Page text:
Theory and Application in the Design and Delivery of Engaging Online Courses: Four Key Principles That Drive Student and Instructor Engagement and Success

Theory and Application in the Design and Delivery of Engaging Online Courses: Four Key Principles That Drive Student and Instructor Engagement and Success

Dixie F. Abernathy (Queens University of Charlotte, USA) and Amy Wooten Thornburg (Queens University of Charlotte, USA)
Copyright: © 2020 |Pages: 13
DOI: 10.4018/978-1-7998-2132-8.ch014

Abstract

For the last quarter of a century, online learning has emerged as a viable and, in many cases, preferable instructional option for higher education students. As this wave of educational change became more prevalent and sought after by students and faculty, at times the implementation, driven by financial benefit as well as student demand, may have advanced beyond the preparation. Research and experience have now exposed numerous issues that may hinder the effectiveness of online learning for all involved stakeholders. Designing effective online courses is the first step, but too often the preparation for and focus on engaging instruction and learning ends as the course design is concluding. Recognizing the key principles behind effective student and instructor engagement may add to the overall stakeholder experience in the online learning environment.
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Introduction

Peruse any Foundations of Education textbook or historical reference of education in America and you will no doubt be reminded of the long-held traditional teaching and learning methods and environments with which students have learned for close to a century. From the early 20th century one-room schoolhouse to the bricks and mortar of the revered university campus, classrooms with teachers, books and papers, and direct instruction with a real time social presence is grounded in the very fiber of what many may consider “schooling” and “learning” in America. For the last quarter of a century, however, a new way of learning has emerged as a viable and, perhaps, even preferable instructional option – online teaching and learning (Allen & Seaman, 2014). There are numerous reasons as to why this mode of learning has gained momentum so quickly, including convenience of online learning, scheduling flexibility of asynchronous programs, reduced cost to colleges and universities, and improved availability of technological tools and access (Luyt, 2013; Neely & Tucker, 2010). As this wave of educational change has become more prevalent and sought after by students and faculty, at times the implementation, driven by financial benefit as well as student demand, may have advanced beyond the preparation (Limperos et al. 2015). Instructors who are well-versed in delivering a face-to-face lecture might now find themselves questioning how their teaching style might translate effectively into a “faceless” online environment. Students who have been accustomed to classroom assistance and real time support may find themselves appreciative of the freedom but struggling with the format of an asynchronous online environment. All of these and more are issues that have been discovered as more schools and institutions of higher education strive to deliver online courses in a valuable and effective manner (Kibritchi et al., 2017).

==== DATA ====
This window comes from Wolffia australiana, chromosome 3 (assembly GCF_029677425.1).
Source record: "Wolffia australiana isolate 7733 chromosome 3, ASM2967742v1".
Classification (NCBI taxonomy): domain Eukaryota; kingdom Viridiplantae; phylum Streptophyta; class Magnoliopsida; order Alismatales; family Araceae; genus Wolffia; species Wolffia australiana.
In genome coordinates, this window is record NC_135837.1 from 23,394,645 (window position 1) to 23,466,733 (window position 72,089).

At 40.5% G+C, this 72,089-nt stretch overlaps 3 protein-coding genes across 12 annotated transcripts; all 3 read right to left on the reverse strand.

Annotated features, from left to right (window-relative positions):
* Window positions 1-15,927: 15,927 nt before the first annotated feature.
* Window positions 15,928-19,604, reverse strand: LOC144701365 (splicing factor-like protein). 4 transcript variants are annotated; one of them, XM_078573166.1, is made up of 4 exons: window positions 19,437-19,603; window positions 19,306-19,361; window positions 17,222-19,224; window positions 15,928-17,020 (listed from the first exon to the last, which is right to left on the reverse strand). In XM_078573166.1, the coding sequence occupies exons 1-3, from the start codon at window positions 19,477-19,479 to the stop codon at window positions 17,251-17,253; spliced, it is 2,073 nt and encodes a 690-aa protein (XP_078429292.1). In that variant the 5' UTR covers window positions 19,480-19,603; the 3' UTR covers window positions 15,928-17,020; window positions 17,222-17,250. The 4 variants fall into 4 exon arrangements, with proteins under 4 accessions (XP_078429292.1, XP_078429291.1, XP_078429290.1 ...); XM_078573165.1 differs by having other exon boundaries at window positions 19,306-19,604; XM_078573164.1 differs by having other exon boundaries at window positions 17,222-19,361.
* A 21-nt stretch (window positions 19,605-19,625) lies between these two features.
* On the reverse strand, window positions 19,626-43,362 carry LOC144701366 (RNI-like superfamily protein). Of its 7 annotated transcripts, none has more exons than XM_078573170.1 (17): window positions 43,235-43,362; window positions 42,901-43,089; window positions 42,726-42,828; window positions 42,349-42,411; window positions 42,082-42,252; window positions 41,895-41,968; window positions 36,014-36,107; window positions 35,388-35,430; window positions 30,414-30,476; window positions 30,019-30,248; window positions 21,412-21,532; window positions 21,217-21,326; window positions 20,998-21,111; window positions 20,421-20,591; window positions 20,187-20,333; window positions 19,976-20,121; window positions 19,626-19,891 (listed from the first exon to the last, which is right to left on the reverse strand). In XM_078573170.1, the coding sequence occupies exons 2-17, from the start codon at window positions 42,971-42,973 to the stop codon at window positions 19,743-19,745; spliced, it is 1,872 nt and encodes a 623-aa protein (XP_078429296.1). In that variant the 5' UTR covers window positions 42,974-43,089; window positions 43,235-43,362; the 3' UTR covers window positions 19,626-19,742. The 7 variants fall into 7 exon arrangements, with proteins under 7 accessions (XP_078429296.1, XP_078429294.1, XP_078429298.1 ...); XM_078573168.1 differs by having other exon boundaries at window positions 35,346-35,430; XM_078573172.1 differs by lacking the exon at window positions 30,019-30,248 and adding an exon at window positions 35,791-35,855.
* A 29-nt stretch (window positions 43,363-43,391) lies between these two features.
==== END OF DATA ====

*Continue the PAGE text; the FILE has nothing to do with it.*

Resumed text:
In defining engagement for the online learner, course designers often view it as “the level of interest students show towards the topic being taught; their interaction with the content, instructor, and peers; and their motivation to learn and progress through the course” (Briggs, 2015, p. 1). There are many professors who lament at the challenge of not only “seeing” their online students engaged but also “feeling” their excitement with the course activities and their connections with fellow students (Briggs, 2015). An application of theory in terms of online teaching and learning unveils a pathway to increased instructor and student engagement, with a related impact on successful online instruction and proficient and satisfied students. Designing effective online courses is the first step, but too often the preparation for and focus on engaging instruction and learning ends as the course design is concluded. Recognizing the key principles behind effective student and instructor engagement may add to the overall stakeholder experience in the online learning environment.

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